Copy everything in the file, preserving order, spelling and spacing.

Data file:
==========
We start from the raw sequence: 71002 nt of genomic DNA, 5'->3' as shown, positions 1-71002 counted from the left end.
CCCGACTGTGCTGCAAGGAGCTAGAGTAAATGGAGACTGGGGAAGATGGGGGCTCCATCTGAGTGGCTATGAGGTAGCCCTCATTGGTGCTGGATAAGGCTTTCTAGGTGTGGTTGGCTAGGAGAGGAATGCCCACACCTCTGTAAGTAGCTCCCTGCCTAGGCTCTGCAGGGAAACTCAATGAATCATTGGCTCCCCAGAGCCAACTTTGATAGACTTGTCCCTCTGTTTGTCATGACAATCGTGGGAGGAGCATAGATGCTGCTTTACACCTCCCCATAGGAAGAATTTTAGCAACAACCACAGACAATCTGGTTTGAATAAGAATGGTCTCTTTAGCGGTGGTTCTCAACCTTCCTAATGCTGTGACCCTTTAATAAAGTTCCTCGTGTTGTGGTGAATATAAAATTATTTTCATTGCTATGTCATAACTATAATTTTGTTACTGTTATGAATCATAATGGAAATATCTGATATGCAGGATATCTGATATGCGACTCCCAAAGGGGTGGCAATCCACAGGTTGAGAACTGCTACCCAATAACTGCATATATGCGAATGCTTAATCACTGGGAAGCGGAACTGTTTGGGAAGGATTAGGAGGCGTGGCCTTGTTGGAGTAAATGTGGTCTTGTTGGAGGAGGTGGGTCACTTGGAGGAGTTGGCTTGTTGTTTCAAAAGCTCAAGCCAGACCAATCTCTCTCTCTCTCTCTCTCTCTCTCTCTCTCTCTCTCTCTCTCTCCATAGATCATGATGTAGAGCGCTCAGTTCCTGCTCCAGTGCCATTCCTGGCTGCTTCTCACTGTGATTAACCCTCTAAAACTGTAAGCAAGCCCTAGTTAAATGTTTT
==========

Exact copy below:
We start from the raw sequence: 71002 nt of genomic DNA, 5'->3' as shown, positions 1-71002 counted from the left end.
CCCGACTGTGCTGCAAGGAGCTAGAGTAAATGGAGACTGGGGAAGATGGGGGCTCCATCTGAGTGGCTATGAGGTAGCCCTCATTGGTGCTGGATAAGGCTTTCTAGGTGTGGTTGGCTAGGAGAGGAATGCCCACACCTCTGTAAGTAGCTCCCTGCCTAGGCTCTGCAGGGAAACTCAATGAATCATTGGCTCCCCAGAGCCAACTTTGATAGACTTGTCCCTCTGTTTGTCATGACAATCGTGGGAGGAGCATAGATGCTGCTTTACACCTCCCCATAGGAAGAATTTTAGCAACAACCACAGACAATCTGGTTTGAATAAGAATGGTCTCTTTAGCGGTGGTTCTCAACCTTCCTAATGCTGTGACCCTTTAATAAAGTTCCTCGTGTTGTGGTGAATATAAAATTATTTTCATTGCTATGTCATAACTATAATTTTGTTACTGTTATGAATCATAATGGAAATATCTGATATGCAGGATATCTGATATGCGACTCCCAAAGGGGTGGCAATCCACAGGTTGAGAACTGCTACCCAATAACTGCATATATGCGAATGCTTAATCACTGGGAAGCGGAACTGTTTGGGAAGGATTAGGAGGCGTGGCCTTGTTGGAGTAAATGTGGTCTTGTTGGAGGAGGTGGGTCACTTGGAGGAGTTGGCTTGTTGTTTCAAAAGCTCAAGCCAGACCAATCTCTCTCTCTCTCTCTCTCTCTCTCTCTCTCTCTCTCTCTCTCTCCATAGATCATGATGTAGAGCGCTCAGTTCCTGCTCCAGTGCCATTCCTGGCTGCTTCTCACTGTGATTAACCCTCTAAAACTGTAAGCAAGCCCTAGTTAAATGTTTT